Nagori (caste)

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The Nagori are a Muslim community found in the state of Gujarat in India. They are also known as the Nagori Lohar. [1]

History and origin[edit]

The community claims to be Rajputs; some of them have converted to Islam and some of them still continue adopting the Hindu religion. In Gujarat, Nagoris are well known as timber merchants. They were originally settled in the city of Nagaur, and Nagori literally means "an inhabitant of Nagaur". They speak Marwari among themselves.[1] There are Hindu, Maheshwari too with Nagori title who migrated from Nagaur district of Rajasthan to Didwana with the title Nagori with them, and today they are spread well throughout India.

Present circumstances[edit]

The community is based in Ahmedabad and Jamnagar (Gujarat, India). The Nagoris in Ahmedabad are well known as timber merchants since 6 decades. One of the biggest joint families in Ahmedabad belongs to Nagoris. With the change in the era, they have turned towards other occupations like doctors, chartered accountants and other jobs in MNCs.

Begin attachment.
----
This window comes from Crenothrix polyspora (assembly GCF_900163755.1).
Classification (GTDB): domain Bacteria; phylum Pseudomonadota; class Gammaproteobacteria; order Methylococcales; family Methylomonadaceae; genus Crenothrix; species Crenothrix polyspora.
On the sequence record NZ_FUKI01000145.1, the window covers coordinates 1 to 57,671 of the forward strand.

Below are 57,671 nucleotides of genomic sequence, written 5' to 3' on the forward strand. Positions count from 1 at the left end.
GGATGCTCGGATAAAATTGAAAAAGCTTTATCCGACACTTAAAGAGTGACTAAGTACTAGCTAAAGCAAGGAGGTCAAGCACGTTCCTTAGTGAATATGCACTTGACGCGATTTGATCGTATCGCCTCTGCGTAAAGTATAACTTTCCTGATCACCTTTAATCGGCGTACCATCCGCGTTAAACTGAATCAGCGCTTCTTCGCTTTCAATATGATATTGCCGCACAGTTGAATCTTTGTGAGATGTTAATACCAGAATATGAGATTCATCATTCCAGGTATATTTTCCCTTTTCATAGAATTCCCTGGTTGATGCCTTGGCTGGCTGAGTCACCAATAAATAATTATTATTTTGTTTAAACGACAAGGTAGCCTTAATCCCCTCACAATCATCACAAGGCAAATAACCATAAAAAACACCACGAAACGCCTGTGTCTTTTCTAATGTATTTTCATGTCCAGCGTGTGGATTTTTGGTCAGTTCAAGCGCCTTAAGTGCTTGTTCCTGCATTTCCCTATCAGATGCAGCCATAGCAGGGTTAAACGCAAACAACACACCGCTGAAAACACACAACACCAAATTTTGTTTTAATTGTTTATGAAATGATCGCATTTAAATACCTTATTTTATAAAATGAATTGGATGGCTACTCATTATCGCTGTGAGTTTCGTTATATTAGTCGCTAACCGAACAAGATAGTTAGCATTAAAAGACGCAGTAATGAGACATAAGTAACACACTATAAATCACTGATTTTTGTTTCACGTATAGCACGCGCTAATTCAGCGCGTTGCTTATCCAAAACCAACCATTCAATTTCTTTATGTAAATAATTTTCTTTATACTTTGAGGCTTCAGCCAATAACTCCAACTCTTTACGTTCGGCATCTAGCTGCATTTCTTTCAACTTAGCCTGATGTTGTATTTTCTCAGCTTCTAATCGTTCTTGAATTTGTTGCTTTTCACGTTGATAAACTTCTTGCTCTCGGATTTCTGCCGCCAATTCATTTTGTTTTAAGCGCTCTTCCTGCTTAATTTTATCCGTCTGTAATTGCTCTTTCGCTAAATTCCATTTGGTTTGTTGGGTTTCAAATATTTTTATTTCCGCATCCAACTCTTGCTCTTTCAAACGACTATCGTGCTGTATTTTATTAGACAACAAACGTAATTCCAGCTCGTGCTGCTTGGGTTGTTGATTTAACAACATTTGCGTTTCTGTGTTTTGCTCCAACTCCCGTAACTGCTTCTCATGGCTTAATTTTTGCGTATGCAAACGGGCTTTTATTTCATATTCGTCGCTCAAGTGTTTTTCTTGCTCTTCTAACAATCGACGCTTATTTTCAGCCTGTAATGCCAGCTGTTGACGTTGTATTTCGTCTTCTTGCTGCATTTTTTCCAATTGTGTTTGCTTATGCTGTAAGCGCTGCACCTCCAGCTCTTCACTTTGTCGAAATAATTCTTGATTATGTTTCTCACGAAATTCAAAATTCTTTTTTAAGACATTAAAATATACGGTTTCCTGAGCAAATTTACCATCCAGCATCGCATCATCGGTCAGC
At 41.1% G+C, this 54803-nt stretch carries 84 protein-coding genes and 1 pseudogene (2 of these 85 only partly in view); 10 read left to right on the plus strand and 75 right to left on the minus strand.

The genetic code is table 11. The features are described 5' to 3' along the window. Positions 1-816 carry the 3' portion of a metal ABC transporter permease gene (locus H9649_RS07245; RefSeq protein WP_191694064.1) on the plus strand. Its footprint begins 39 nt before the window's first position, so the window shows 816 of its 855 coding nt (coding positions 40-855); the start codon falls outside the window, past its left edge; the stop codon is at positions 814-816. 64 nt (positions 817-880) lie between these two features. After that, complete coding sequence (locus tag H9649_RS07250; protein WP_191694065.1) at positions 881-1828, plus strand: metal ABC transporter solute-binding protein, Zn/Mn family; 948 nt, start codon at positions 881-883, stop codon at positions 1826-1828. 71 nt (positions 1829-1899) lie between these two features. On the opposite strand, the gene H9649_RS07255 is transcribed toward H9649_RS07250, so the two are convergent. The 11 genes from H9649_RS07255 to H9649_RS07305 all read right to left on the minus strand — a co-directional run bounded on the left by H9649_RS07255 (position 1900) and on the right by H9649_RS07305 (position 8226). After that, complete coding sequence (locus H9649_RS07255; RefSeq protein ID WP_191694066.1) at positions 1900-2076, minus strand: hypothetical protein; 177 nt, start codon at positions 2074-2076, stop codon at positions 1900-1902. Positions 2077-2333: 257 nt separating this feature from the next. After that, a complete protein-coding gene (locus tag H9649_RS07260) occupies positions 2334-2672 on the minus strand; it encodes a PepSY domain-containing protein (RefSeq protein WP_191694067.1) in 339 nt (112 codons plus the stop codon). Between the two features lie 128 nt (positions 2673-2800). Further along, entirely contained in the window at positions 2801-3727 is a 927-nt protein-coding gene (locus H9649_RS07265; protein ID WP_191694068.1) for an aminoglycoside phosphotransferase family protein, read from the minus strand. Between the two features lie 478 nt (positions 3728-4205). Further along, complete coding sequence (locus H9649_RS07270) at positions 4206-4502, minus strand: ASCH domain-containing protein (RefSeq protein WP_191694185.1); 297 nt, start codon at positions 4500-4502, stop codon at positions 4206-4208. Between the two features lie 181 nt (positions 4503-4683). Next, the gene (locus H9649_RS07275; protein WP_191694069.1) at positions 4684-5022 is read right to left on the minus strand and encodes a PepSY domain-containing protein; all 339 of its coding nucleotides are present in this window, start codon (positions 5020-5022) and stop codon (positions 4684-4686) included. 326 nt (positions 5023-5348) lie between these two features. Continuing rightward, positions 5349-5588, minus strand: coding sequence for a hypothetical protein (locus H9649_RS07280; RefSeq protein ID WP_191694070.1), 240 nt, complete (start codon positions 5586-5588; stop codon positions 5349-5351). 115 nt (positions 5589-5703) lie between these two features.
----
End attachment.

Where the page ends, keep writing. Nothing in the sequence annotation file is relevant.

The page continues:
According to other views, the community's traditional occupation was that of blacksmithy, but as with other artisan groups, they have seen a decline of their traditional occupation. They are involved in the manufacture of various iron objects such as knives. All many have abandoned their traditional craft, the majority of the community are still engaged in work related to blacksmithy. They have their own caste council, the Nagori Jamat. Like many Muslim artisan castes in India, they are strictly endogamous, and maintain the custom of gotra exogamy. Their main clans are the Chauhan, Vaghela, Naratnawala, and Debala, all which are of equal status, and intermarry. There are no reported cases of marriage with the Multani Lohar, a community which also involved in blacksmity. The community is found in the districts of Ahmadabad, Mahesana and Banaskantha.[1]

See also[edit]


  1. ^ a b c R B Lal; P B S V Padmanabham; Gopal Krishnan & Md Azeez Mohideen, eds. (2003). People of India. Volume XXII Gujarat Part Two. General Editor K S Singh. Ramdas Bhatkal for Popular Prakashan. pp. 781–784. ISBN 81-7991-105-5. Retrieved 22 March 2013.